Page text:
Linux Mint Debian 201204 MATE/Cinnamon is the latest edition of Linux Mint Debian, a desktop distribution based on Debian. It offers a choice of two GNOME-based desktop environments – MATE and Cinnamon. MATE is a fork of GNOME 2, while Cinnamon is an attempt to bring sanity to GNOME 3, to make it look like something designed for use on desktop computers.
The MATE/Cinnamon edition was released at the same time as the Xfce edition. This article is a review of the MATE/Cinnamon edition, which, like all Linux Mint editions, is made available as a Live CD/DVD installation image. The boot menu is shown below.
The installation program is very basic, lacking support for disk or file system encryption, LVM, the Linux Logical Volume Manager, and boot loader password protection. Its automated disk partitioning feature creates just two partitions – one for Swap, the other for the root or main partition. Unlike the installers on other distributions that I have used or reviewed, it does something unusual – make the Swap partition the first partition. Other installers will typically make the Swap partition the last. You might be interested in reading manual disk partitioning guide for Linux Mint Debian if you want to create a custom partitioning scheme for installing this distribution.
A new installation of Linux Mint Debian 201204 MATE/Cinnamon takes up about 6.3 GB of disk space, and GRUB 2 is the boot loader used. As noted earlier, there is no support for boot loader password encryption.
On the login screen, you get to choose which desktop environment to log into. MATE is the default.
This is what the MATE desktop looks like. The menu is the same mintMenu available on the Ubuntu-based edition of Linux Mint. Using Linux Mint Debian with MATE is just like using Linux Mint GNOME 2.
And if you opt to use Cinnamon, this is what the desktop looks like. I actually like it much better than MATE, as it offers the modern features of GNOME 3, but in a fashion that is a lot more user-friendly than the default GNOME 3 desktop. The latest version of GNOME 3 is GNOME 3.4, but Cinnamon is only powered by GNOME 3.2.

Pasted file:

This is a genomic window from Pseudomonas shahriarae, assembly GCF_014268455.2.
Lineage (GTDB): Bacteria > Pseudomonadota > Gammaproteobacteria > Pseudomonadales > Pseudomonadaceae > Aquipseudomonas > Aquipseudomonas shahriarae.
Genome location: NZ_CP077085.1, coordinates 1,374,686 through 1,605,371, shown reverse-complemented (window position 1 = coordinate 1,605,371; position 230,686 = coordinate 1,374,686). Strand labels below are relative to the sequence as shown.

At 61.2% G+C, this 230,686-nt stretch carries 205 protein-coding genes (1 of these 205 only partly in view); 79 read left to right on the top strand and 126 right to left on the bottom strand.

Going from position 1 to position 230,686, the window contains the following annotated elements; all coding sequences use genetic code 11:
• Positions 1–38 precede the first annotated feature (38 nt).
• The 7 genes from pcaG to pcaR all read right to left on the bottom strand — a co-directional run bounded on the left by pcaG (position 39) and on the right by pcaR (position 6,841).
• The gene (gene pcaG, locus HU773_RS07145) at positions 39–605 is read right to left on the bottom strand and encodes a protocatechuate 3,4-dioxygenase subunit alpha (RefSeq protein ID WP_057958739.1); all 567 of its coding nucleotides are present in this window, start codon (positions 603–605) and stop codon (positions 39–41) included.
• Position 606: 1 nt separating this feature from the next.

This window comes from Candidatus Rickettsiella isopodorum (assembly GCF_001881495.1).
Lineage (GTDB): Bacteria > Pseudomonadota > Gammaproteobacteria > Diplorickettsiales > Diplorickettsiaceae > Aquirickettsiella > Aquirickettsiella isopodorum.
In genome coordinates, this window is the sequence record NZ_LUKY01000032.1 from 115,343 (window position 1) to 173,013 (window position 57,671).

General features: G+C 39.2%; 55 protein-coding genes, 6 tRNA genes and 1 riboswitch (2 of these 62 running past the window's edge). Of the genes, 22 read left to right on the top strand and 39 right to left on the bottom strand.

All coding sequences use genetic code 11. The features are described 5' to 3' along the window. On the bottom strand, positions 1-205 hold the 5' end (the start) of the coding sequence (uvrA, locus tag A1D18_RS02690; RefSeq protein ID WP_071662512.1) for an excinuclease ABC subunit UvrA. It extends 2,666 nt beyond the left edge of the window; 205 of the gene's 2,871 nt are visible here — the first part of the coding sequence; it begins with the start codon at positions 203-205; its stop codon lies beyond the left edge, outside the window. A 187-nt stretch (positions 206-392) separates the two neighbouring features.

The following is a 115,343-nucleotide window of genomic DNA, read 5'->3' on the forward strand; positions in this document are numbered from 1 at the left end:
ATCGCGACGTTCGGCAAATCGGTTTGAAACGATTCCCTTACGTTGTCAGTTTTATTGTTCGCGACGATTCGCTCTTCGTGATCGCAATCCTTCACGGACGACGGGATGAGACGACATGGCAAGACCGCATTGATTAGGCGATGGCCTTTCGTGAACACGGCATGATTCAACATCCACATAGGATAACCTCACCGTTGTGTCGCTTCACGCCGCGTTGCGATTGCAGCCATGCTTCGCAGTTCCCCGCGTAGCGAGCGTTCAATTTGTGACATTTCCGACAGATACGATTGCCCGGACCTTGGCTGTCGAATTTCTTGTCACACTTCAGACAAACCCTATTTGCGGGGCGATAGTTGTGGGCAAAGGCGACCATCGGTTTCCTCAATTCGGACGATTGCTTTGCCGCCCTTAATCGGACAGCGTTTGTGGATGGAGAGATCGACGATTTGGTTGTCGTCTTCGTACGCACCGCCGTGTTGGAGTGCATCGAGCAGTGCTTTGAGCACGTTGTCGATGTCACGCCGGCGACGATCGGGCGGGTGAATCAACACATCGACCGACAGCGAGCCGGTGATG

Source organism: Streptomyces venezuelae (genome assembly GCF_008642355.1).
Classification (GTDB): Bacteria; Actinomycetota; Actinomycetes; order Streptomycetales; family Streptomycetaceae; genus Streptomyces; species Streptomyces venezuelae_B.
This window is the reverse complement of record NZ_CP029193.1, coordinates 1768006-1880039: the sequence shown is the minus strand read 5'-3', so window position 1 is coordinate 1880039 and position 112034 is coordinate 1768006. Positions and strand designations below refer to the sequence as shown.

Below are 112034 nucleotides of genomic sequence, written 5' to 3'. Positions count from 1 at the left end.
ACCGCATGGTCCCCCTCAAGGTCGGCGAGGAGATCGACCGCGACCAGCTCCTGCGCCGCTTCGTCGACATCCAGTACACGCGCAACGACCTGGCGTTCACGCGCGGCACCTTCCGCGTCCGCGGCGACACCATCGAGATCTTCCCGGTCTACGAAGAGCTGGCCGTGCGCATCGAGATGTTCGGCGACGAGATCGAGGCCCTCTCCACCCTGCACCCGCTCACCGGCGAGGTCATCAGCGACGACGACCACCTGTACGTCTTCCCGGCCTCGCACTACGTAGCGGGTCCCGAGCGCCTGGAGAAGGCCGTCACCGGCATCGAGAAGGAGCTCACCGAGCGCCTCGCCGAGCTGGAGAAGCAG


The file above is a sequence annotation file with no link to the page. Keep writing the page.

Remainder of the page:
Cinnamon, in my opinion, is where the fun is. The default desktop effects are really cool. Unlike the stock GNOME 3 desktop, you are not fighting the desktop just to get stuff done. Out of the box, the desktop features a bottom panel, but it could be configured to be at the top, and to show a top and bottom panel at the same time. One of the applets on the panel provides access to Cinnamon’s administrative settings. Clicking on it is like right-clicking on the KDE panel, though it gives you a few more features than those available in KDE’s context menu. You can, for example, restart Cinnamon, which is really nice. It is like the Restart option in YALI, the installation of program of Pardus, which makes it possible to restart the installer without rebooting the computer.
Another option available on Cinnamon’s applet menu, is Looking Glass. The name should offer a clue about its function, but it is still very buggy, at least on my test installations. Starting it is no problem, but closing it is almost impossible. Perhaps there is a hidden close feature that I failed to notice.
Whether using MATE or Cinnamon, you get the same set of installed applications. The major ones are:
- Mozilla Thunderbird
- Pidgin Internet Messenger
- Transmission BitTorrent client
- Banshee music player
- Totem and VLC media players
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